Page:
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South Africa Greylisting – Here is what it means to be greylisted

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South Africa has been added to the greylist by the global finance watchdog Financial Action Task Force (FATF). The FATF announced the decision on Friday afternoon following a five-day plenary meeting in Paris.

The decision means South Africa has been placed on a list of high-risk or non-compliant parties with respect to financial transactions. This can occur for various reasons, including concerns over money laundering, terrorism financing, or other illegal activities.

FATF will increase monitoring on the country and work together to address apparent strategic deficiencies in its regimes designed to tackle financial crimes.

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SA was given until November 2022 to prove it is remedying the country’s structural deficiencies when it comes to anti-money laundering and countering the financing of terrorism. FATF members voted for SA to be greylisted following its failure to demonstrate satisfactory progress on these remedial actions.

The rand has been hit hard by the long-expected confirmation that South Africa was greylisted by the FATF.

The local currency was trading at R18.46/$ in early afternoon trading on Friday, the weakest level since November last year. It is closed to reaching levels last seen at the height of the pandemic crisis in May 2020.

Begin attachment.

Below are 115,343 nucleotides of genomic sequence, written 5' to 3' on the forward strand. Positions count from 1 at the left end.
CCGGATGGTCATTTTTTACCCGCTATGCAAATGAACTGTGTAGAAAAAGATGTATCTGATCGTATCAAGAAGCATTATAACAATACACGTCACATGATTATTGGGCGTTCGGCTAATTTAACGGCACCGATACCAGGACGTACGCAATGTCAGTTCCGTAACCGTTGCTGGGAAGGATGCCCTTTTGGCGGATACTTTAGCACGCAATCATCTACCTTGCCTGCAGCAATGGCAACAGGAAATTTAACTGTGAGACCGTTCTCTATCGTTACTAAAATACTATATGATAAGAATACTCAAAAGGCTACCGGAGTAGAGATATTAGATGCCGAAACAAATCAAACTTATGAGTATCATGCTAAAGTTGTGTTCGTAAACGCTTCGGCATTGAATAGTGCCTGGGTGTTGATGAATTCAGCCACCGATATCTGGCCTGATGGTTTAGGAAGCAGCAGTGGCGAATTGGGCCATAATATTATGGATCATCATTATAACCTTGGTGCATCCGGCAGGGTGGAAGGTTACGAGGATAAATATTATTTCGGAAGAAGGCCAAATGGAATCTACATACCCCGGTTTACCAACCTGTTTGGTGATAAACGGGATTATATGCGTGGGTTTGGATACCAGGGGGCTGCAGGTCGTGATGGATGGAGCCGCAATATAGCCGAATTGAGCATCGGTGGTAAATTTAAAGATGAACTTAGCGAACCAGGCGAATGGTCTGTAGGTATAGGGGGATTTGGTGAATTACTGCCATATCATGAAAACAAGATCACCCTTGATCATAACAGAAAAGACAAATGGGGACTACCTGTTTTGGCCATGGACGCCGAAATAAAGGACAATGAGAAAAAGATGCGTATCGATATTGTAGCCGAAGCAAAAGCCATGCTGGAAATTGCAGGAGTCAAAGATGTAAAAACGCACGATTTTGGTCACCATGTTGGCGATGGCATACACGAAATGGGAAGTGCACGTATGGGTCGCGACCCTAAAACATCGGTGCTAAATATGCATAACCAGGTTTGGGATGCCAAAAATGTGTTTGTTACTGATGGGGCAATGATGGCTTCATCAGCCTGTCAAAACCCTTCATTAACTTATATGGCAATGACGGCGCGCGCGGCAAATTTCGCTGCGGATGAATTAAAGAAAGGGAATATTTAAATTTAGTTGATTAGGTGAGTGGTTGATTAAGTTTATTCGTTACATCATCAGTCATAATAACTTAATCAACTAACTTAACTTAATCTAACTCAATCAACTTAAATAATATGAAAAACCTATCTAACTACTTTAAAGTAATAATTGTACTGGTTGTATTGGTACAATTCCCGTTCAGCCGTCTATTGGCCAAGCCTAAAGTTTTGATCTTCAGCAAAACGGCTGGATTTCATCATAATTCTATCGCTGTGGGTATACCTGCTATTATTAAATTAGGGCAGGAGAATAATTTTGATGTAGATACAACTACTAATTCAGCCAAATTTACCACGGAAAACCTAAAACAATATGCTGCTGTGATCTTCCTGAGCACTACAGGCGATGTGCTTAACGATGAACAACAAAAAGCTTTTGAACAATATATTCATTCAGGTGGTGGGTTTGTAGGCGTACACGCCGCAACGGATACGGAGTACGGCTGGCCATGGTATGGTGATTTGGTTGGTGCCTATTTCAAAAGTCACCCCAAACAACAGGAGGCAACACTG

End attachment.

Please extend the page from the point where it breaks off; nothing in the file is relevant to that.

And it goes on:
Read | How to start a trucking company in South Africa – A beginner’s guide

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Maarten Ackerman, chief economist and advisory partner at Citadel, says it’s possible that the rand could breach R19/$, and even weaker, in coming days.

The currency started the year at R17/$, but has come under pressure in recent weeks as the dollar rushed ahead as new US economic data supported more aggressive interest rate hikes, he adds.

The rand started bleeding on Thursday after meeting minutes from the Federal Reserve revealed an increased appetite for hikes.

“SA remains behind the US in the quantum of rate hikes so far, with only a 375 basis points lift in the repo rate versus the 450 basis points lift in the Fed funds rate in the current hiking cycle, resulting in rand weakness as SA’s risk premium with the US has eroded severely,” says Annabel Bishop, Investec economist.

If South Africa’s interest rates are not raised in step with the US, the rand and local assets like bonds will lose their appeal to foreign investors, who are on the hunt for good returns. Foreign inflows are crucial to keep the rand stable.

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Greylisting is also negative for foreign inflows. Countries on the grey list have historically seen a decline in foreign investment.

Being on the grey list signals to global banks, financial institutions and foreign investors that the country is not fully compliant with anti-money laundering and terrorist financing standards.

Greylisting is expected to hike the cost of doing business in South Africa by increasing the amount of due diligence companies have to carry out. South Africans may also find sending funds offshore and transacting with international banks more onerous.

The dollar rally is also expected to lose some steam as the US interest rate hike cycle ends, with “peak dollar” expected in the first half of the year.

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